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Hi,

Have a great school year and the gift could be used as textbook money or something.

Have a great school year and the gift can be used as textbook money or something.

What's the difference between can and could that makes this sentence different?
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PreciousJonesWhat's the difference between can and could that makes this sentence different?
The most obvious difference for native speakers is that the first one sounds strange, but it's hard to explain why. We would probably say it like this:

Have a great school year, and use the money for whatever you want. (Parallel structure with two imperatives.)

That aside,

The gift can be used ... is a straightforward statement. You can use this gift ...

The gift could be used ... sounds more like a hypothetical statement. You would be able to use this gift ... if ...

But there is nothing hypothetical about the situation. You're giving someone money. They can (obviously) spend it. So could seems wrong.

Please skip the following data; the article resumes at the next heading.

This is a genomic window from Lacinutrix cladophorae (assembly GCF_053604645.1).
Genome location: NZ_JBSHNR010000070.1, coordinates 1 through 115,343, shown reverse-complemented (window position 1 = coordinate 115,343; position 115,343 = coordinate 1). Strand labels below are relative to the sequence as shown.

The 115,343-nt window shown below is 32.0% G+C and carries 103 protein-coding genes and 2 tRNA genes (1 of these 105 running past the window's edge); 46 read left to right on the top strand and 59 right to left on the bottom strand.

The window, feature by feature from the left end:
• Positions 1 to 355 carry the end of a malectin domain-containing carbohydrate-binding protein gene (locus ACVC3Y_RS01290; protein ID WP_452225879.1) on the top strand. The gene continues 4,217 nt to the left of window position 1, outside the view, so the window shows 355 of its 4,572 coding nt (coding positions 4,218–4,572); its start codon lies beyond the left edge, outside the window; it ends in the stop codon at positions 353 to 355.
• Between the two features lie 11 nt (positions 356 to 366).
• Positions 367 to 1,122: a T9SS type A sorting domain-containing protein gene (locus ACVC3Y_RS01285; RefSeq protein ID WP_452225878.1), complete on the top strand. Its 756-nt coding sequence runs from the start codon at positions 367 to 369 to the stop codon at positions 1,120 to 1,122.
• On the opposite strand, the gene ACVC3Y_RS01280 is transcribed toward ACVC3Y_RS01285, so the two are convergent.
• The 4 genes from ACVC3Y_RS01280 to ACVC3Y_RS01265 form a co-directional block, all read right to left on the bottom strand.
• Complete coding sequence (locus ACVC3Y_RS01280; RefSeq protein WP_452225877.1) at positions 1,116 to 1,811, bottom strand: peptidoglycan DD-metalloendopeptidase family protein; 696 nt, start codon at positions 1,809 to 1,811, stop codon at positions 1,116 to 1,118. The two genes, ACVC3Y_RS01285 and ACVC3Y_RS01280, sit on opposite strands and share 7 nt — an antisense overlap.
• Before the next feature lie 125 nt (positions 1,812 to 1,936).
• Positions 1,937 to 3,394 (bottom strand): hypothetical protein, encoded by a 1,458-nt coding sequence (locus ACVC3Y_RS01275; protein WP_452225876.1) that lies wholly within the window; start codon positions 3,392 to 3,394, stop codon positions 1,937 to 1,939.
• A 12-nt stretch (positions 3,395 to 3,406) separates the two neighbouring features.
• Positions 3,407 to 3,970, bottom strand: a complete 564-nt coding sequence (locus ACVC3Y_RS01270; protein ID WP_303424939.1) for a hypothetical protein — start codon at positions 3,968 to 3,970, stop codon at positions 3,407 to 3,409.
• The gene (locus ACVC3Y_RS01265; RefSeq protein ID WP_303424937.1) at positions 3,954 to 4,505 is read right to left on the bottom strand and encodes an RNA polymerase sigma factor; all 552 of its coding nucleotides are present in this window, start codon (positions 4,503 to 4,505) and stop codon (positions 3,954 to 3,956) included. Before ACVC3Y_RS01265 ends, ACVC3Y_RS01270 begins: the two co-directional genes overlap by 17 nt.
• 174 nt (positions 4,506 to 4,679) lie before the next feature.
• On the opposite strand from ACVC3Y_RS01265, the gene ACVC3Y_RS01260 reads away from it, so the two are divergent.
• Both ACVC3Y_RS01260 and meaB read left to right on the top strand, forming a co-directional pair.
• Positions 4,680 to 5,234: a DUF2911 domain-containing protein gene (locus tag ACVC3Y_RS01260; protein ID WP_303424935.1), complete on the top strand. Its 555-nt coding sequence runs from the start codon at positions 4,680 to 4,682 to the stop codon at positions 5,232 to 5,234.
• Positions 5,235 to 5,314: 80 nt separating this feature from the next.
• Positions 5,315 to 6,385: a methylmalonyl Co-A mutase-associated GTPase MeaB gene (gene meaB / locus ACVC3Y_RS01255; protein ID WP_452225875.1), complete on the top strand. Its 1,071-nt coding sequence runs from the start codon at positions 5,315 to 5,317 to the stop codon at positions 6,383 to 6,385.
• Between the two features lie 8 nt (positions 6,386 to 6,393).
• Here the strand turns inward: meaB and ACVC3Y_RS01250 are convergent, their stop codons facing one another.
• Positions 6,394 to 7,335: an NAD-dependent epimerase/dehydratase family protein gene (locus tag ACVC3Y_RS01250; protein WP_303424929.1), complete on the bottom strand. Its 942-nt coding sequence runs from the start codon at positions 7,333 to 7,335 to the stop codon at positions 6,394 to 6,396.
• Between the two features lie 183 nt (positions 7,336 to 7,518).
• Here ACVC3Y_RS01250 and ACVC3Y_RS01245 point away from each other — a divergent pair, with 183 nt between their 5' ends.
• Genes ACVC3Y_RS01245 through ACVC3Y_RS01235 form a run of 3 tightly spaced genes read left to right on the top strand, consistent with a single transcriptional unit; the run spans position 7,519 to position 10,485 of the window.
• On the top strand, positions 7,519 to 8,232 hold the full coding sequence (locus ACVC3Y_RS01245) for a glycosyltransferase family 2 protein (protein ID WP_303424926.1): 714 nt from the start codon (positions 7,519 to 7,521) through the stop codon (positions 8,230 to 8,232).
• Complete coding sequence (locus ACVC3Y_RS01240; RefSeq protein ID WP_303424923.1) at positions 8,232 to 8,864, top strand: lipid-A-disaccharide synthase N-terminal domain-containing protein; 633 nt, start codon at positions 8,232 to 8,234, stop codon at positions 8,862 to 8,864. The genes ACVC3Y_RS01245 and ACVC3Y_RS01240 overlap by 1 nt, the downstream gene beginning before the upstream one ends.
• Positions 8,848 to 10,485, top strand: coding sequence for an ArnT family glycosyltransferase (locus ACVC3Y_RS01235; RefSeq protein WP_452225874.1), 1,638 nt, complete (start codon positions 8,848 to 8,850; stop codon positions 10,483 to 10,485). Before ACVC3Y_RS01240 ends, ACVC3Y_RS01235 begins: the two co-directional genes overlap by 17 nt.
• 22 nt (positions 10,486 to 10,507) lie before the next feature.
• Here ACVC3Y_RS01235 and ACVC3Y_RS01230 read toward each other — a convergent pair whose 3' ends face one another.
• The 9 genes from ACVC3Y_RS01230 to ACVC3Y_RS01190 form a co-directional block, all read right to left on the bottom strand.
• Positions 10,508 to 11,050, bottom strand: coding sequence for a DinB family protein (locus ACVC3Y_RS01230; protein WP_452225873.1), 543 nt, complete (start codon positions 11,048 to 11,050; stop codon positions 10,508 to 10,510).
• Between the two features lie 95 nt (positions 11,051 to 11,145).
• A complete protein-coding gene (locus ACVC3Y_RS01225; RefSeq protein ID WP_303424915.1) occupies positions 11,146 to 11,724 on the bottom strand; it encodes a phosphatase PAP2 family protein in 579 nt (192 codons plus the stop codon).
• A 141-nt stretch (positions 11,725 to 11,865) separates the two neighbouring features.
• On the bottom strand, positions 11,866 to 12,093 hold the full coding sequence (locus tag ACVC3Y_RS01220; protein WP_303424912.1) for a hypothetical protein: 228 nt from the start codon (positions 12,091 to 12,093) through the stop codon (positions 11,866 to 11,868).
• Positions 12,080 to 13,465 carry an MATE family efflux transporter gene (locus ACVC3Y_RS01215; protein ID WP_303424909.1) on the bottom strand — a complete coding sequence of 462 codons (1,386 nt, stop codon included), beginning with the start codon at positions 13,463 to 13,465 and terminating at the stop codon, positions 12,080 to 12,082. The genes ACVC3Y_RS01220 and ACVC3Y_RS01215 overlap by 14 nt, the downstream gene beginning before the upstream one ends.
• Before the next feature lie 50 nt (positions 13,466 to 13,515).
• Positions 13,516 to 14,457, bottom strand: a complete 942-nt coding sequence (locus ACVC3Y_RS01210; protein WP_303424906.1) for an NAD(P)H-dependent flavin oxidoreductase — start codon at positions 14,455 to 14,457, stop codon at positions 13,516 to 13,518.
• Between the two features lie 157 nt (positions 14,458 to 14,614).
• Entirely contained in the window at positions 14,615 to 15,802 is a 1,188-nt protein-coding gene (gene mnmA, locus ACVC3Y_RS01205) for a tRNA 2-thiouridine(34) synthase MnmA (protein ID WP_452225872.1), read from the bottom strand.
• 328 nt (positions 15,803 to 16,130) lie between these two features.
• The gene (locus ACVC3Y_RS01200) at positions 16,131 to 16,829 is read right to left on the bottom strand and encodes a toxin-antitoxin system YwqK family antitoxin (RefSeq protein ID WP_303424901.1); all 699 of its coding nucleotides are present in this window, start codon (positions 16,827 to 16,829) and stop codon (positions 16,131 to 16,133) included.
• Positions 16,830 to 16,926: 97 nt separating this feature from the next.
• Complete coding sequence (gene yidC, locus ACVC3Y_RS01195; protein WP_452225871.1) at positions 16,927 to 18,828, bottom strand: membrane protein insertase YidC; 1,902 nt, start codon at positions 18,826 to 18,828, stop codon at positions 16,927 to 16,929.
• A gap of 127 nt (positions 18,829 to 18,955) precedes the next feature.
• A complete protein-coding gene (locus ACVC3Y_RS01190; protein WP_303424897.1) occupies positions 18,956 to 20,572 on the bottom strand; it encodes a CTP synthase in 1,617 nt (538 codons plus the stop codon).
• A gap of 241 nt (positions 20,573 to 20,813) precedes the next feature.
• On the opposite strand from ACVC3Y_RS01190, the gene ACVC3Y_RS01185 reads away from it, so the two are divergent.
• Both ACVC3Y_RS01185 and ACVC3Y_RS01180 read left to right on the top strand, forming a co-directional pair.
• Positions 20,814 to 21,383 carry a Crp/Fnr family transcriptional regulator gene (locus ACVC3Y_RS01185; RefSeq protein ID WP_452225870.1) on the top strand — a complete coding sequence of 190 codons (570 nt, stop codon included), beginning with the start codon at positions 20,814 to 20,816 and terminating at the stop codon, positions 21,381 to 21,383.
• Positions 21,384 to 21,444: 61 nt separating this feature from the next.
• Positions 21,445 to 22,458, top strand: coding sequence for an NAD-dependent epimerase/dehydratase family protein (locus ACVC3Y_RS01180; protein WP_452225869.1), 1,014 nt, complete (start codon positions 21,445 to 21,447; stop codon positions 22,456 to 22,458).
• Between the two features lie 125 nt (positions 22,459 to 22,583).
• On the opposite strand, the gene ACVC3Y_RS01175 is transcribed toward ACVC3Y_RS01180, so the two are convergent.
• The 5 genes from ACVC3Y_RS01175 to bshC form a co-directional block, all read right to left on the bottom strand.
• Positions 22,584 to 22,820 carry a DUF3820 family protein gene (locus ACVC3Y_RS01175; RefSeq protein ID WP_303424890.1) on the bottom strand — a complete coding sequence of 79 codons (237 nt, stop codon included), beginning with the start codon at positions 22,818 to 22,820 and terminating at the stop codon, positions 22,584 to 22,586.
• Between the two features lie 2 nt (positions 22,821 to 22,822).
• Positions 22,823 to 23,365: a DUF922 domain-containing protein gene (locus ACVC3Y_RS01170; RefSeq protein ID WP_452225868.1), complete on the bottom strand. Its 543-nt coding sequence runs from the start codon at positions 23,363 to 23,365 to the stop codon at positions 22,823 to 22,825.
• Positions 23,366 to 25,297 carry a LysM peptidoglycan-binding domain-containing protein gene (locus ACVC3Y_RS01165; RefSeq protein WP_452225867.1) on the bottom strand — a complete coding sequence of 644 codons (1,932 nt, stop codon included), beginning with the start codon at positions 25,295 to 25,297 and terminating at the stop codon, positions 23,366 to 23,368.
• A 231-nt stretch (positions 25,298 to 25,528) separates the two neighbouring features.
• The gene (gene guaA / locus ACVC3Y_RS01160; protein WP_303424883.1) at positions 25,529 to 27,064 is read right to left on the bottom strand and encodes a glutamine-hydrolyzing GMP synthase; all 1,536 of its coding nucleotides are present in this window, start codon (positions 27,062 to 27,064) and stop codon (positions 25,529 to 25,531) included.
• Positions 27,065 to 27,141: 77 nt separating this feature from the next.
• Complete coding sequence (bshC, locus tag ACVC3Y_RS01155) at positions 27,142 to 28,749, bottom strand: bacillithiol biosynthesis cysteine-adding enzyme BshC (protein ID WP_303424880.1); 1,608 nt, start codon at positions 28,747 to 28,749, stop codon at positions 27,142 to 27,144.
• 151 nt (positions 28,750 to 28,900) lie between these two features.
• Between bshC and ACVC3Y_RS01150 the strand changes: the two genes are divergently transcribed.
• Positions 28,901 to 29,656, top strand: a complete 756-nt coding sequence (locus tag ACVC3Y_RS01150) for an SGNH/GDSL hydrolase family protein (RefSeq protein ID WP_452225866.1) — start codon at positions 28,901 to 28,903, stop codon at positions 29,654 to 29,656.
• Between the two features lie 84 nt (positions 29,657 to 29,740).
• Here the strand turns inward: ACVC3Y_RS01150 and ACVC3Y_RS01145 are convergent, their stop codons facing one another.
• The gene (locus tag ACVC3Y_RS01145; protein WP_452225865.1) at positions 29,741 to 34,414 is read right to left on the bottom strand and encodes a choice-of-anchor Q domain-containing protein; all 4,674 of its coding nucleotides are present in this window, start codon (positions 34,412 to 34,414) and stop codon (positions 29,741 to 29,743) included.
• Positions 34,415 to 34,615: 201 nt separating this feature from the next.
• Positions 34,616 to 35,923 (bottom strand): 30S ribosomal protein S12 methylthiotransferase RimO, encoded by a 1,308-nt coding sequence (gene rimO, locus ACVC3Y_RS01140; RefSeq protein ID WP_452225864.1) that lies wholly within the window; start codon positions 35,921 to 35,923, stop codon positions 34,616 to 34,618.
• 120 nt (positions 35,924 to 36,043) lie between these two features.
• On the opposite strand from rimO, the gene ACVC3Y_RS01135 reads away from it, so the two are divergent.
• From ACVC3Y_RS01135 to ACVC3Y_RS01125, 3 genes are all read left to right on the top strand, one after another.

Maybe someone else will have a better explanation.

CJ
Comments  
PreciousJonesHave a great school year, and the gift could be used as textbook money or something.

Have a great school year, and the gift can be used as textbook money or something.

What's the difference between can and could that makes this sentence different?

1. The "or something" at the end is meaningless.

2. You could say 'or something else' at the end, but that would really mean that you could use it for anything. So there would not be much sense in making a suggestion for the money's use.

3. You could say 'or something like that'.

To me the difference between "could" and "can" is that "could" is only a suggestion, while "can" is a stronger suggestion, perhaps even an order.

In theory, 'may' is used for permission and "can" is used for ability. But in reality, "can" is very very often used for permission.

It may seem strange to have a gift come with an order, but it is certainly possible. And should you choose not to use the money as suggested, this gift might be the last gift.